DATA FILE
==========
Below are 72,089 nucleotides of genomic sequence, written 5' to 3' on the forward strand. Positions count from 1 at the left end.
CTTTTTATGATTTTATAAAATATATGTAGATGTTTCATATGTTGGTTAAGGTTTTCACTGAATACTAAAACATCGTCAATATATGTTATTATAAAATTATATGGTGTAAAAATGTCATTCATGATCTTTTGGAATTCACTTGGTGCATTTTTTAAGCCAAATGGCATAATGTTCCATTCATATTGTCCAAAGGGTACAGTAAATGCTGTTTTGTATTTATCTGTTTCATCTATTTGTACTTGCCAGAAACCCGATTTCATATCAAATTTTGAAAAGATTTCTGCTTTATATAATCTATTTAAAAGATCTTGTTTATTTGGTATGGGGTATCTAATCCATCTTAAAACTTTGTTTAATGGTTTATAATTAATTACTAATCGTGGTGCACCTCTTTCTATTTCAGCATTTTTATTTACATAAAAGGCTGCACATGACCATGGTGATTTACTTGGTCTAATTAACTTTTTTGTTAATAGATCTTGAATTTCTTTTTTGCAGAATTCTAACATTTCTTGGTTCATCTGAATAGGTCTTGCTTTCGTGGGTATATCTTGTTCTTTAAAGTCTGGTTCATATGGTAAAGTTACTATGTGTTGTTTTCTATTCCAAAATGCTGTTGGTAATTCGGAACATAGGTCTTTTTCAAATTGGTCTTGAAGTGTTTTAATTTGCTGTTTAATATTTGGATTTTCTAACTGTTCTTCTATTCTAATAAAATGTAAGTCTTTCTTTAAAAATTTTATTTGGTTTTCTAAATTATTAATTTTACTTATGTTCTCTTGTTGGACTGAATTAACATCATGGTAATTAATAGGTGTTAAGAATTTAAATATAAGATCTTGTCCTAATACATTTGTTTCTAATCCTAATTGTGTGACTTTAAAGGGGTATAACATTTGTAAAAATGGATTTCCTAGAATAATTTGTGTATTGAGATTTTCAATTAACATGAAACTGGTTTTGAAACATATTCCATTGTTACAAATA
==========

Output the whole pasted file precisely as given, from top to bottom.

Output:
Below are 72,089 nucleotides of genomic sequence, written 5' to 3' on the forward strand. Positions count from 1 at the left end.
CTTTTTATGATTTTATAAAATATATGTAGATGTTTCATATGTTGGTTAAGGTTTTCACTGAATACTAAAACATCGTCAATATATGTTATTATAAAATTATATGGTGTAAAAATGTCATTCATGATCTTTTGGAATTCACTTGGTGCATTTTTTAAGCCAAATGGCATAATGTTCCATTCATATTGTCCAAAGGGTACAGTAAATGCTGTTTTGTATTTATCTGTTTCATCTATTTGTACTTGCCAGAAACCCGATTTCATATCAAATTTTGAAAAGATTTCTGCTTTATATAATCTATTTAAAAGATCTTGTTTATTTGGTATGGGGTATCTAATCCATCTTAAAACTTTGTTTAATGGTTTATAATTAATTACTAATCGTGGTGCACCTCTTTCTATTTCAGCATTTTTATTTACATAAAAGGCTGCACATGACCATGGTGATTTACTTGGTCTAATTAACTTTTTTGTTAATAGATCTTGAATTTCTTTTTTGCAGAATTCTAACATTTCTTGGTTCATCTGAATAGGTCTTGCTTTCGTGGGTATATCTTGTTCTTTAAAGTCTGGTTCATATGGTAAAGTTACTATGTGTTGTTTTCTATTCCAAAATGCTGTTGGTAATTCGGAACATAGGTCTTTTTCAAATTGGTCTTGAAGTGTTTTAATTTGCTGTTTAATATTTGGATTTTCTAACTGTTCTTCTATTCTAATAAAATGTAAGTCTTTCTTTAAAAATTTTATTTGGTTTTCTAAATTATTAATTTTACTTATGTTCTCTTGTTGGACTGAATTAACATCATGGTAATTAATAGGTGTTAAGAATTTAAATATAAGATCTTGTCCTAATACATTTGTTTCTAATCCTAATTGTGTGACTTTAAAGGGGTATAACATTTGTAAAAATGGATTTCCTAGAATAATTTGTGTATTGAGATTTTCAATTAACATGAAACTGGTTTTGAAACATATTCCATTGTTACAAATA